Asbestos Floor Tiles - Everything You Need To Know 

This guide was written by our expert in-house asbestos team it was last edited on the 8th of December 2023, and then was independently reviewed & fact-checked by William Wright, NEBOSH on the 8th of December 2023. 


Asbestos floor tiles were once highly favoured in the UK and were used extensively in homes and commercial properties throughout the 19th century. Though no longer in use (Asbestos was banned in the UK in 1999) they might still be concealed beneath carpets today. These tiles were commonly composed of asbestos bonded with materials such as asphalt or vinyl, presenting a variety of patterns and styles.

The incorporation of asbestos in these materials offered numerous advantages at an economical price, offering qualities such as thermal resistance (for fire protection), soundproofing, and resistance to chemicals/corrosion, rendering them exceptionally durable

What Do Asbestos Floor Tiles Look Like?

Identifying asbestos floor tiles through a visual inspection alone is nearly impossible. Asbestos fibres are microscopic and the asbestos was often combined with other flooring materials like vinyl, making it indistinguishable from non-asbestos tiles.

The only reliable method to confirm the presence of asbestos in a tile is to have it tested in a laboratory. If your property was constructed before 1999 and you come across floor tiles, it is advisable to assume that they could potentially contain asbestos.

Fact Sheet

Known NamesThermoplastic Tiles, Marley Tiles, Asbestos Floor Tiles, ACM tiles.
% of asbestos11-25% [2]
Product TypesFlooring
Asbestos Minerals UsedTypically Chrysotile
Risk LevelLow Risk- Non-Friable - Bonded Material
Removal CostLow (asbestos removal costs)
Dates used1900s

Pictures of Asbestos Floor Tiles


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Identifying Asbestos Floor Tiles

Here are some commonly asked questions regarding identifying asbestos floor tiles, if you have any questions which aren't mentioned in this article please contact us and one of our asbestos specialists will respond to your question.

Where are they commonly found?

Asbestos floor tiles can be found throughout many properties. There are no hard and fast rules as to where they could have been used. In general, they where used anywhere you would expect to find floor tiles, such as in kitchens, bathrooms and hallways. It's worth checking under carpets and newer floor coverings as the previous building owner may have left them in situ and simply laid flooring over them.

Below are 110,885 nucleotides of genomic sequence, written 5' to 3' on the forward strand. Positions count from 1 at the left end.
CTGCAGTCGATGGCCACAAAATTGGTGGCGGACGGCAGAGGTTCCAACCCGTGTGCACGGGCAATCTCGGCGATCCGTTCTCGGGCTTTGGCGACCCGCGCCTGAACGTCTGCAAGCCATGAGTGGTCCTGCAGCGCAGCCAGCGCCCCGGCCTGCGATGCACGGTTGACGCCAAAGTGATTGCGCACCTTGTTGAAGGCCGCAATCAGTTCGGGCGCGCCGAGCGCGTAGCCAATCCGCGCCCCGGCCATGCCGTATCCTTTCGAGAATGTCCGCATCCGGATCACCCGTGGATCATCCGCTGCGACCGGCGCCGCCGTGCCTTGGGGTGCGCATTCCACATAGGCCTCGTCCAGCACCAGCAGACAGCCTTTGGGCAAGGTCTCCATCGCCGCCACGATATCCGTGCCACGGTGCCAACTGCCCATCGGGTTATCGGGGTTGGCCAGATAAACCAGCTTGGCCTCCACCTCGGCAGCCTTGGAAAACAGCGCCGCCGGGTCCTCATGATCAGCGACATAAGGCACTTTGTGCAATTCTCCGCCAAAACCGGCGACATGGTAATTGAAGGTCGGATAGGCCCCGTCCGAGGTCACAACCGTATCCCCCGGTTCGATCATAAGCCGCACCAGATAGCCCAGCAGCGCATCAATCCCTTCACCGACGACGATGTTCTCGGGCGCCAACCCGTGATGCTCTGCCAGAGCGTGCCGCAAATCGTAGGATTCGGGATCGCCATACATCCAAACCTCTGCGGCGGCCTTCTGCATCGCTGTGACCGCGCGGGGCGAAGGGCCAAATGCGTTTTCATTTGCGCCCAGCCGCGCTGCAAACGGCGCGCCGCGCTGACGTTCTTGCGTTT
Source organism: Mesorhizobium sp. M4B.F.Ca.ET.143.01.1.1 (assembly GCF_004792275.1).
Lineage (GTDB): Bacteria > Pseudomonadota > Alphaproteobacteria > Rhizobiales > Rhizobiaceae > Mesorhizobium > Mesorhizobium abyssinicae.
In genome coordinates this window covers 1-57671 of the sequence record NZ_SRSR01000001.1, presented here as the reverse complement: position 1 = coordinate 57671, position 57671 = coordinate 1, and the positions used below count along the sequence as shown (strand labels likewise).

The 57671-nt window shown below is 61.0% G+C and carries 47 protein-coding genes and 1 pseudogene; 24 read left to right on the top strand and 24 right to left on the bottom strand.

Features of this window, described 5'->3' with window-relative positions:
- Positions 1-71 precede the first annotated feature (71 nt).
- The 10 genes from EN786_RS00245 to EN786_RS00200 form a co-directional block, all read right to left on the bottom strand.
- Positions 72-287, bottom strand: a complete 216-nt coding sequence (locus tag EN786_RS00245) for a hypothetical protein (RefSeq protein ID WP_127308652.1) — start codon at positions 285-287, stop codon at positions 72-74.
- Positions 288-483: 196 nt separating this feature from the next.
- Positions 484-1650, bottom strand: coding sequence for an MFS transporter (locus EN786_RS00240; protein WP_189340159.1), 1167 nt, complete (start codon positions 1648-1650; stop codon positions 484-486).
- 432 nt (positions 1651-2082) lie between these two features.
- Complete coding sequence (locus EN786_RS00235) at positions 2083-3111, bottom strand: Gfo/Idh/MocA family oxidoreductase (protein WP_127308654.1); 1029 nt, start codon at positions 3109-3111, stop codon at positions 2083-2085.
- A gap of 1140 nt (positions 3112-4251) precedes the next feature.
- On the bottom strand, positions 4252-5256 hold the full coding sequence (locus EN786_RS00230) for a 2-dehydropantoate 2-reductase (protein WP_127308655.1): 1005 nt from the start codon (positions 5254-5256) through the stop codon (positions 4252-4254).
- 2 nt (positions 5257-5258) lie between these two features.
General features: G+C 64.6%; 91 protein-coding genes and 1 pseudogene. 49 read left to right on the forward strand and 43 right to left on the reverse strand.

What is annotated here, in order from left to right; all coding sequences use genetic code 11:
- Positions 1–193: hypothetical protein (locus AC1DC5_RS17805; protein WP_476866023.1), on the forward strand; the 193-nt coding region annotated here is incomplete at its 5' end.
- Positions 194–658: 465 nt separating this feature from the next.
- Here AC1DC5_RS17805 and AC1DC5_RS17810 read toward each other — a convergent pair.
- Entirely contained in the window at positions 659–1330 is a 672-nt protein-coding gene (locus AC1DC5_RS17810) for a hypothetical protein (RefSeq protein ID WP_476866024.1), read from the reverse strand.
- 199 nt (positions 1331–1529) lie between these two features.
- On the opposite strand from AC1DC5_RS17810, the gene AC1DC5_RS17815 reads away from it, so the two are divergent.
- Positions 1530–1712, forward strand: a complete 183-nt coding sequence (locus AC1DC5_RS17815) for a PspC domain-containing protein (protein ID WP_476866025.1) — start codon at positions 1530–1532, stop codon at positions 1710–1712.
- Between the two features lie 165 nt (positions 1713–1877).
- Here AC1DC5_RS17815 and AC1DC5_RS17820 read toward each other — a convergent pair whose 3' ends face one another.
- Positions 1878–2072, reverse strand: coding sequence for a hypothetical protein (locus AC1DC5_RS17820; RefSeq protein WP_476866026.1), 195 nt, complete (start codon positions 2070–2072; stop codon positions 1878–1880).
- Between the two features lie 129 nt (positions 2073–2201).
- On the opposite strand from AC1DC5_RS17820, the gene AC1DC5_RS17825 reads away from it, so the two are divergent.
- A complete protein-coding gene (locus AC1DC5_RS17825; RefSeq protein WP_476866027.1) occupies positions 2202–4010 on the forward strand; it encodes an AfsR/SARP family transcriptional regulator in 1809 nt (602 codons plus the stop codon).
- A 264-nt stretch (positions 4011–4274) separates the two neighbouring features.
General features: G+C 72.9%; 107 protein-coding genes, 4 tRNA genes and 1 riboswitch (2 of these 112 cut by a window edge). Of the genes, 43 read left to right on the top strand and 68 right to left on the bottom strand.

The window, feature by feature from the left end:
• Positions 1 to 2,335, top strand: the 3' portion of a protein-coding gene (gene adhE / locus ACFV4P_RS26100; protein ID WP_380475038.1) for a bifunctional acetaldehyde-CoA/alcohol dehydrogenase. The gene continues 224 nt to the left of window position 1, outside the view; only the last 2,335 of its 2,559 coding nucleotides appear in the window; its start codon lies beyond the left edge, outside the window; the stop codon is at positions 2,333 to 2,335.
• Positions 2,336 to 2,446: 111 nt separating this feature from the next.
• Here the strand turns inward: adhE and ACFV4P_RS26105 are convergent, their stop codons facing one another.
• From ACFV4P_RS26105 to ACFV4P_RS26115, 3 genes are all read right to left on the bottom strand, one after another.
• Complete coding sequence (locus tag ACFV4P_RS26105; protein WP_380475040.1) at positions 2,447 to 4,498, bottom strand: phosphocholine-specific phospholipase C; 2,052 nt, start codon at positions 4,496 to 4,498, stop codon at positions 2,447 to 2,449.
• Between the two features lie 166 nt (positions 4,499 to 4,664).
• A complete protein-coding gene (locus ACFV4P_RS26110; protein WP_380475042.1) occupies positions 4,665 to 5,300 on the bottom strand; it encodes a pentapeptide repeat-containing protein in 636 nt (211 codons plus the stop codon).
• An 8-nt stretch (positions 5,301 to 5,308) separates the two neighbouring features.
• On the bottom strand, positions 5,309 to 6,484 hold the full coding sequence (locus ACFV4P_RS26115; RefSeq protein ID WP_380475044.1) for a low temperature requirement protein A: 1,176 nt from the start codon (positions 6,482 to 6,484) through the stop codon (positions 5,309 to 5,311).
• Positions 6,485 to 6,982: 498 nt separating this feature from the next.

How Dangerous Are Asbestos Floor Tiles?

Floor tiles are considered a relatively low-risk asbestos-containing product. This is due to the material makeup. With the material being heavily bonded and non-friable (Friability is the tendency to break down, chip or crumble under pressure or as a result of abrasion) this means when the product is disturbed or broken there is a minimal release of asbestos fibres. 

Whilst considered low-risk by the HSE (Health & Safety Executive) [1] this doesn't mean that the product isn't harmful and certainly doesn't mean it is safe to remove without protection. If you intend to work on asbestos floor tiles then ensure you wear appropriate RPE & PPE. 

Is a license required for removal?

According to the HSE  an asbestos license is not required to remove asbestos floor tiles. Removal of floor tiles with an asbestos-paper backing will be notifiable non-licensed work (NNLW) - This means the contractor carrying out the work may need to let the HSE know about the removal works before starting.

Asbestos Floor Tile Statistics in The UK

We carry out 1000s of asbestos tests per year, and due to this, we have accumulated an extensive data set that we can call upon. According to our data around 10% of the samples we test are floor tile samples - This makes floor tiles the 3rd most tested material. Of those tested, a staggering 43% of floor tiles came back with a positive result (containing asbestos). If we are to generalise this data we could assume that if you find a floor tile in your property there is a 43% chance that it contains asbestos.

frequently asked questions

References / Citations

  • 1. Health & Safety Executive, A23 -Asbestos Essentials [link]
  • 2. Vinyl-Asbestos Floor Risk Exposure in Three Different Simulations [link]